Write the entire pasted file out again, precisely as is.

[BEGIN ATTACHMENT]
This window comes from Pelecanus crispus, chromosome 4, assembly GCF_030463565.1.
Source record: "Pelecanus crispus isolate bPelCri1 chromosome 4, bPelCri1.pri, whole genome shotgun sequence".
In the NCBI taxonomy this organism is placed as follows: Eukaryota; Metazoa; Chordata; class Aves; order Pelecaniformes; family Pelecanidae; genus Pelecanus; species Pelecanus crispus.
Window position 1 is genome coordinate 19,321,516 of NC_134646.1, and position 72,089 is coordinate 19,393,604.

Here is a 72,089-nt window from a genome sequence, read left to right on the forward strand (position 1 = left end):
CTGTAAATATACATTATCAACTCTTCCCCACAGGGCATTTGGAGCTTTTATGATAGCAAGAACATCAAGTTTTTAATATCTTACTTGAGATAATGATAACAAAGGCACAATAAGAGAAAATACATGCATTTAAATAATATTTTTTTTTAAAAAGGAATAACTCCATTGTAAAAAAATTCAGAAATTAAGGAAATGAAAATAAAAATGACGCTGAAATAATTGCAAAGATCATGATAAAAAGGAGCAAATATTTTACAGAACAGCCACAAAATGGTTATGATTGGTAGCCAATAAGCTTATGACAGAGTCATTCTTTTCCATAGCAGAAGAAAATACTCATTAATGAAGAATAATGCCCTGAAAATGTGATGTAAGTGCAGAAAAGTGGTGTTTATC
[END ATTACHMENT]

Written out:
This window comes from Pelecanus crispus, chromosome 4, assembly GCF_030463565.1.
Source record: "Pelecanus crispus isolate bPelCri1 chromosome 4, bPelCri1.pri, whole genome shotgun sequence".
In the NCBI taxonomy this organism is placed as follows: Eukaryota; Metazoa; Chordata; class Aves; order Pelecaniformes; family Pelecanidae; genus Pelecanus; species Pelecanus crispus.
Window position 1 is genome coordinate 19,321,516 of NC_134646.1, and position 72,089 is coordinate 19,393,604.

Here is a 72,089-nt window from a genome sequence, read left to right on the forward strand (position 1 = left end):
CTGTAAATATACATTATCAACTCTTCCCCACAGGGCATTTGGAGCTTTTATGATAGCAAGAACATCAAGTTTTTAATATCTTACTTGAGATAATGATAACAAAGGCACAATAAGAGAAAATACATGCATTTAAATAATATTTTTTTTTAAAAAGGAATAACTCCATTGTAAAAAAATTCAGAAATTAAGGAAATGAAAATAAAAATGACGCTGAAATAATTGCAAAGATCATGATAAAAAGGAGCAAATATTTTACAGAACAGCCACAAAATGGTTATGATTGGTAGCCAATAAGCTTATGACAGAGTCATTCTTTTCCATAGCAGAAGAAAATACTCATTAATGAAGAATAATGCCCTGAAAATGTGATGTAAGTGCAGAAAAGTGGTGTTTATC